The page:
However obtaining zero-valent silver of desired shape, reactivity, and size distribution within the polymer matrix remains highly challenging. Moreover, important challenges remain in this approach, such as the stability of silver nanoparticles in the polymer, as well as the prevention of aggregate formation and minimal oxidation of the polymer. Thus there is still a need in the art for improving specific physical properties, especially specific surface area characteristics and/or isoelectric point, of silver nanoparticles, as well as for improving methods for producing silver nanoparticles.

SUMMARY OF THE INVENTION

In a first aspect, this invention relates to silver nanoparticles wherein the ratio of the average particle size to the specific surface area (BET) is from 0.015 to 0.15 nm/m2/g and/or silver nanoparticles having an isoelectric point from 3 to 7. In another aspect, this invention relates to silver nanoparticles making out at least 20% by weight of a biocomponent from bacterial origin, said biocomponent containing at least 0.3% sulfur (S) by weight.

Silver nanoparticles according to any of the above specifications may be associated with 20 to 80% by weight, e.g. 30 to 70% by weight or 40 to 60% by weight, of a biocomponent of the genus Lactobacillus. Within said embodiment, the weight proportion of said biocomponent may be determined by any quantitative means such as, but not limited to, quantitative energy dispersive X-ray analysis. Within this embodiment, the silver nanoparticles may be distributed on or inside the cell envelope or S-layer or glycocalyx of the biocomponent.

Silver nanoparticles according to any of the above embodiments of the invention preferably have an average particle size from 1 to 8 nm, e.g. from 2 to 6 nm. Silver nanoparticles according to any of the above embodiments of the invention preferably exhibit a specific surface area (BET) from 30 to 90 m2/g, e.g. from 35 to 85 m2/g or from 40 to 80 m2/g.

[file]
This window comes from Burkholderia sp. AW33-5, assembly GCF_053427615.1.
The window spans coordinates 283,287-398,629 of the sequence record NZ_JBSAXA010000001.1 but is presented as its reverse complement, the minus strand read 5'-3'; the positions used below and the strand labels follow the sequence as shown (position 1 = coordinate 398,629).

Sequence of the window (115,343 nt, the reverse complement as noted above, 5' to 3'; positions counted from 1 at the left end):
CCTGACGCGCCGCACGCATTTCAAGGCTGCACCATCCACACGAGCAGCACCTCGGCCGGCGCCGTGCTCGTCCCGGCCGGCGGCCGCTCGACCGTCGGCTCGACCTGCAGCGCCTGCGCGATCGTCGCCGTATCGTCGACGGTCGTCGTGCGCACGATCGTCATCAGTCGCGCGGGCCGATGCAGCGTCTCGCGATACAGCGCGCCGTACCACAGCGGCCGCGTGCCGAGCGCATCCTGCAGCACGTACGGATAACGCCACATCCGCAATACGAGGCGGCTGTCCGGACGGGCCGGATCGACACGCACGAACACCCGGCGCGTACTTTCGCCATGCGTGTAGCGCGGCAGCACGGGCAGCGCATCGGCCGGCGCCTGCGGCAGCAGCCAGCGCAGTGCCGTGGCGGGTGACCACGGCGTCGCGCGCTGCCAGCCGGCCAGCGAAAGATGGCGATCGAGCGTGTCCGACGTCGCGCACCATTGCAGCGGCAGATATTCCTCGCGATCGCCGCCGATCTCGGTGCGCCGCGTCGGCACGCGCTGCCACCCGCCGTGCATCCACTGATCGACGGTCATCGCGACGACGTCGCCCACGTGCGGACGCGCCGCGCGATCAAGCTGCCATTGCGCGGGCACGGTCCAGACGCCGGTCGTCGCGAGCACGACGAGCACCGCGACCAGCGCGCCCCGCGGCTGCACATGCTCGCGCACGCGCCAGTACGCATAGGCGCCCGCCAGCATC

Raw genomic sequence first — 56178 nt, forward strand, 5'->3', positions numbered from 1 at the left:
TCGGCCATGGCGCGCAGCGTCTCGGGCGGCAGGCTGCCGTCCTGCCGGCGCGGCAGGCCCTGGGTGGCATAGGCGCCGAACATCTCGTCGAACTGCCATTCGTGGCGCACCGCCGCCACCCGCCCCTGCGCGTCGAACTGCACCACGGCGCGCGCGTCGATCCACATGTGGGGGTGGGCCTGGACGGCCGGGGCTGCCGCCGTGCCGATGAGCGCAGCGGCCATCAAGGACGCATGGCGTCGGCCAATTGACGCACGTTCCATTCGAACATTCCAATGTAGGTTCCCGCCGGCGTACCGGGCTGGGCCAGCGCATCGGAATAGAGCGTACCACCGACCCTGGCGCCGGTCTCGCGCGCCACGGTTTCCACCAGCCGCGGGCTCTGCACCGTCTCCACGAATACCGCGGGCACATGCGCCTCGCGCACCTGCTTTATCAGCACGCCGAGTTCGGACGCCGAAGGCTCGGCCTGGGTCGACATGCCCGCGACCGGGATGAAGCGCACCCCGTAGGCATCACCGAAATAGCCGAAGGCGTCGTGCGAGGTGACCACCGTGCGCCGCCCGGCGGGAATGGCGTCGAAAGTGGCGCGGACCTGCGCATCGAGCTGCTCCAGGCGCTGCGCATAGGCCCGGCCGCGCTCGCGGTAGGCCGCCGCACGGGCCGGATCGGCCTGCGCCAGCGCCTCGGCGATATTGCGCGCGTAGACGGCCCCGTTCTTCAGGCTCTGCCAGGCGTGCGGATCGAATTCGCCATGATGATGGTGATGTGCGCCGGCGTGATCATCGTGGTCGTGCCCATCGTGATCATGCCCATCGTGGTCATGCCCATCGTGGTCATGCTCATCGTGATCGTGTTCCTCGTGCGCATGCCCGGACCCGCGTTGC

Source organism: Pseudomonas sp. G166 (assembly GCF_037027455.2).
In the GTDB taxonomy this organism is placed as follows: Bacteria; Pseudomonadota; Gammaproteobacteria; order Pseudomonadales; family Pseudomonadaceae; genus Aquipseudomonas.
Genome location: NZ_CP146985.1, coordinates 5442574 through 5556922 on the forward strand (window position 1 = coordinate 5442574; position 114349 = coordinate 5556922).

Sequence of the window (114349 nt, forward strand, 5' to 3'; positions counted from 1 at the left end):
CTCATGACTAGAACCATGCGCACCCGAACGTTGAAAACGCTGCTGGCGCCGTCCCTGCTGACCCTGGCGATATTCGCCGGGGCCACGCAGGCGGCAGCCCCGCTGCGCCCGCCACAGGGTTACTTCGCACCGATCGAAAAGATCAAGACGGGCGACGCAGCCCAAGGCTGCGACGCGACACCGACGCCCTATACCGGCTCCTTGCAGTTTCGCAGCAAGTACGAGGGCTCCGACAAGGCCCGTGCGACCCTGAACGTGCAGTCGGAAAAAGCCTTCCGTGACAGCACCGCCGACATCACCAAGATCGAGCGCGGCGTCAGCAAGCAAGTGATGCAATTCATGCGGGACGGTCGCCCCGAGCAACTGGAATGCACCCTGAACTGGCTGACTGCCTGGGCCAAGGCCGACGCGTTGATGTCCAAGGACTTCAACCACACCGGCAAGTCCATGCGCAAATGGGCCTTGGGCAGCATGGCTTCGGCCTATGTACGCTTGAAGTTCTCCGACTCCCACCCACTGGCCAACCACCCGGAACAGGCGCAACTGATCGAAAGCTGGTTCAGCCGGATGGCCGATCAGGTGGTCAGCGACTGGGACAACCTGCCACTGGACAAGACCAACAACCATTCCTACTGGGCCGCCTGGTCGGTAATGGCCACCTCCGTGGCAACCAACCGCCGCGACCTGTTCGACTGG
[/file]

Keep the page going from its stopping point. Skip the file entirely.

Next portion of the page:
In a second aspect, this invention relates to method for producing silver nanoparticles, comprising the steps of:

    • (a) incubating bacteria of the genus Lactobacillus with an aqueous solution comprising at least 4 mM of a silver salt in the presence of ammonia and an alkali metal hydroxide until a biomass of bacteria containing Ag0 silver nanoparticles is formed, and optionally
    • (b) extracting said Ag0 silver nanoparticles from said biomass by means of concentrated alkali metal hydroxide or concentrated inorganic acid or enzymes.

In a preferred embodiment of this method, the bacteria used for the incubation step (a) are pre-treated for increasing the sugar-rich structures in their cell envelope, e.g. (but not limited to) by fermentation under a Carbon/Nitrogen (“C/N”) ratio of at least 10:1, e.g. by fermentation in the presence of a fermentable sugar at a concentration of at least 20 g/L, preferably more than 50 g/L.)

In a preferred embodiment of this method, the bacteria used for the incubation step (a) are pre-treated by fermentation until their dry weight is increased by at least about 200%, e.g. by at least 300%, e.g. by fermentation during at least about 10 hours (e.g. during at least 15 hours or during at least 20 hours) and/or at a temperature within a range from about 4° C. to about 40° C.

In another preferred embodiment of this method, the bacteria used for the incubation step (a) are pre-treated by acidic hydrolysis of glycocalyx, cell envelope and/or S-layer, e.g. by acidic hydrolysis at a temperature above about 35° C.

In another embodiment of this method, the bacteria used for the incubation step (a) may be probiotic bacteria. Further details of alternative or preferred embodiments of this method are provided in the appended set of claims.

BRIEF DESCRIPTION OF THE DRAWINGS

FIG. 1: Particle size distribution of bionanosilver extracted from Lactobacillus fermentum obtained from several TEM microcopy analyses.

DETAILED DESCRIPTION OF THE INVENTION

In contrast to the known products, the silver nanoparticles of the present invention or produced by the present process unexpectedly have an increased antimicrobial reactivity, good dispersive behavior and a limited size distribution, and can be produced in high concentrations without the need for stabilizing polymers or potentially harmful organic molecules. This allows for a cost-effective production method, in which even the waste stream has added value.